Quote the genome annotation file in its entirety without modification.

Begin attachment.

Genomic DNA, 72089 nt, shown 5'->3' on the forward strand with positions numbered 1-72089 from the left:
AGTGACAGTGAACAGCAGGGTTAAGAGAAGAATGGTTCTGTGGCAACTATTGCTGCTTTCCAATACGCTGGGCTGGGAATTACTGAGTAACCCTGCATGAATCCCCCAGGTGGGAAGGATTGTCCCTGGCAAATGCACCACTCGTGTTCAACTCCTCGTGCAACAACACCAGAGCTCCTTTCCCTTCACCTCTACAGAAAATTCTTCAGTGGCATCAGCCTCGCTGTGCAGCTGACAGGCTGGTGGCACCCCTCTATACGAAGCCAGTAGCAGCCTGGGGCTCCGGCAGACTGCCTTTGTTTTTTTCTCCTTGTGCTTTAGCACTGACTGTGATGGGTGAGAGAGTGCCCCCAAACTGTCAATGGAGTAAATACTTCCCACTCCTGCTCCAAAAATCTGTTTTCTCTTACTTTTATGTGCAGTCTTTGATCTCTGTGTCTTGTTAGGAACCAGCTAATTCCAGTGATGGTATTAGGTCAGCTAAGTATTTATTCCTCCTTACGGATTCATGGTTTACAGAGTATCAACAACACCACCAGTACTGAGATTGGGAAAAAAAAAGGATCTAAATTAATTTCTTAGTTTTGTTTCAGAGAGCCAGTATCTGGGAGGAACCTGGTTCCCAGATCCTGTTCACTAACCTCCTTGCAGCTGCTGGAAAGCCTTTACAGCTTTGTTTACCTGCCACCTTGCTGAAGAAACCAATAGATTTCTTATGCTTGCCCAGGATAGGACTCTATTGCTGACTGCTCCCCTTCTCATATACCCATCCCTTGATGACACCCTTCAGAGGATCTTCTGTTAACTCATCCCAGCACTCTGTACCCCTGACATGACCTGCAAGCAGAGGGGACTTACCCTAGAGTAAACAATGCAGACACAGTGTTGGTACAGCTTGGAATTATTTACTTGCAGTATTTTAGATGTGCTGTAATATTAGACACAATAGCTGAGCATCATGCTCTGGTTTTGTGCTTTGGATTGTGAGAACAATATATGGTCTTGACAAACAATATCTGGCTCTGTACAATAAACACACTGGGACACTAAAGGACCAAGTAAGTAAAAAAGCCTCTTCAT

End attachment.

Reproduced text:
Genomic DNA, 72089 nt, shown 5'->3' on the forward strand with positions numbered 1-72089 from the left:
AGTGACAGTGAACAGCAGGGTTAAGAGAAGAATGGTTCTGTGGCAACTATTGCTGCTTTCCAATACGCTGGGCTGGGAATTACTGAGTAACCCTGCATGAATCCCCCAGGTGGGAAGGATTGTCCCTGGCAAATGCACCACTCGTGTTCAACTCCTCGTGCAACAACACCAGAGCTCCTTTCCCTTCACCTCTACAGAAAATTCTTCAGTGGCATCAGCCTCGCTGTGCAGCTGACAGGCTGGTGGCACCCCTCTATACGAAGCCAGTAGCAGCCTGGGGCTCCGGCAGACTGCCTTTGTTTTTTTCTCCTTGTGCTTTAGCACTGACTGTGATGGGTGAGAGAGTGCCCCCAAACTGTCAATGGAGTAAATACTTCCCACTCCTGCTCCAAAAATCTGTTTTCTCTTACTTTTATGTGCAGTCTTTGATCTCTGTGTCTTGTTAGGAACCAGCTAATTCCAGTGATGGTATTAGGTCAGCTAAGTATTTATTCCTCCTTACGGATTCATGGTTTACAGAGTATCAACAACACCACCAGTACTGAGATTGGGAAAAAAAAAGGATCTAAATTAATTTCTTAGTTTTGTTTCAGAGAGCCAGTATCTGGGAGGAACCTGGTTCCCAGATCCTGTTCACTAACCTCCTTGCAGCTGCTGGAAAGCCTTTACAGCTTTGTTTACCTGCCACCTTGCTGAAGAAACCAATAGATTTCTTATGCTTGCCCAGGATAGGACTCTATTGCTGACTGCTCCCCTTCTCATATACCCATCCCTTGATGACACCCTTCAGAGGATCTTCTGTTAACTCATCCCAGCACTCTGTACCCCTGACATGACCTGCAAGCAGAGGGGACTTACCCTAGAGTAAACAATGCAGACACAGTGTTGGTACAGCTTGGAATTATTTACTTGCAGTATTTTAGATGTGCTGTAATATTAGACACAATAGCTGAGCATCATGCTCTGGTTTTGTGCTTTGGATTGTGAGAACAATATATGGTCTTGACAAACAATATCTGGCTCTGTACAATAAACACACTGGGACACTAAAGGACCAAGTAAGTAAAAAAGCCTCTTCAT